Biological detector performance with a 402 nm laser diode


  1. Ho, J.
  2. Hairston, P.
  3. Spence, M.
Corporate Authors
Defence Research Establishment Suffield, Ralston ALTA (CAN);TSI Inc, St Paul MN (US)
In this paper, we report on our continuing attempts to improve on the FLAPS technology. The frequency tripled laser light source in FLAPS2 has been replaced by a small laser diode, with the potential to reduce cost by several orders of magnitude. The main focus of this paper will be to demonstrate that the instrument with a new light source performs similarly to previous generations of FLAPS. Laboratory and field trial data indicate that FLAPS performance using the two light sources gave very similar performance characteristics when presented with different biological aerosol simulants. Most encouraging was the similar fluorescence response from both excitation sources in the presence of spore aerosol; a material considered the most difficult to detect optically. Spores, by their physiological nature, contain very little biological material and the individual units are no larger than 0.7 Mum and enclosed by a very refractile spore coat. Due to this refractile characteristic, conventional light microscopy of spores reveal very little of its cellular content. In contrast, vegetative cells are better subjects for examination in that they can easily be stained. Thus, performance of biological detectors must be rated by their ability to measure spore aerosols and in these experiments, it has been shown that 10 ACPLA could be detected. TRUNCATED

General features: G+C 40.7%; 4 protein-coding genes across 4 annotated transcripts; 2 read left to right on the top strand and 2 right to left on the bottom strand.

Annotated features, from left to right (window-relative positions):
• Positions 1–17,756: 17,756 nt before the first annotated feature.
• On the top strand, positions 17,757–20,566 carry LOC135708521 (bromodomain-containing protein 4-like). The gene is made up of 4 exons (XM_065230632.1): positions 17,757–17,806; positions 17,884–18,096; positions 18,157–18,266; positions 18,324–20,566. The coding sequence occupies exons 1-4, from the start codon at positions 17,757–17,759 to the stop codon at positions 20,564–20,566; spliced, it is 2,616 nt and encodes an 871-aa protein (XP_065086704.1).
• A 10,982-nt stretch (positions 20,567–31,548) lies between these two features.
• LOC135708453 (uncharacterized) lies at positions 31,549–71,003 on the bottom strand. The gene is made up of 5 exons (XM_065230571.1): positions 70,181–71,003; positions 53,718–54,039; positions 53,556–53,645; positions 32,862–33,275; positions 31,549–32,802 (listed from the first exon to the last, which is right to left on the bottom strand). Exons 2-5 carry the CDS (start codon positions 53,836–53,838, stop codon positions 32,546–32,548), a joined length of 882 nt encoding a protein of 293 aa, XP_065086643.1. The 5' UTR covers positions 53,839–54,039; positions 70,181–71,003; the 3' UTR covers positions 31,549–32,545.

Bio-aerosol detection;Fluorescence of Biological Aerosols;FLAPS (Fluorescent Aerodynamic Particle Sizer);Fluorescent Aerodynamic Particle Sizer;Aerosol detection;CB defence;Environmental monitoring
Report Number
DRES-TR-2000-190 — Technical Report
Date of publication
01 Jul 2001
Number of Pages
Hardcopy;Document Image stored on Optical Disk

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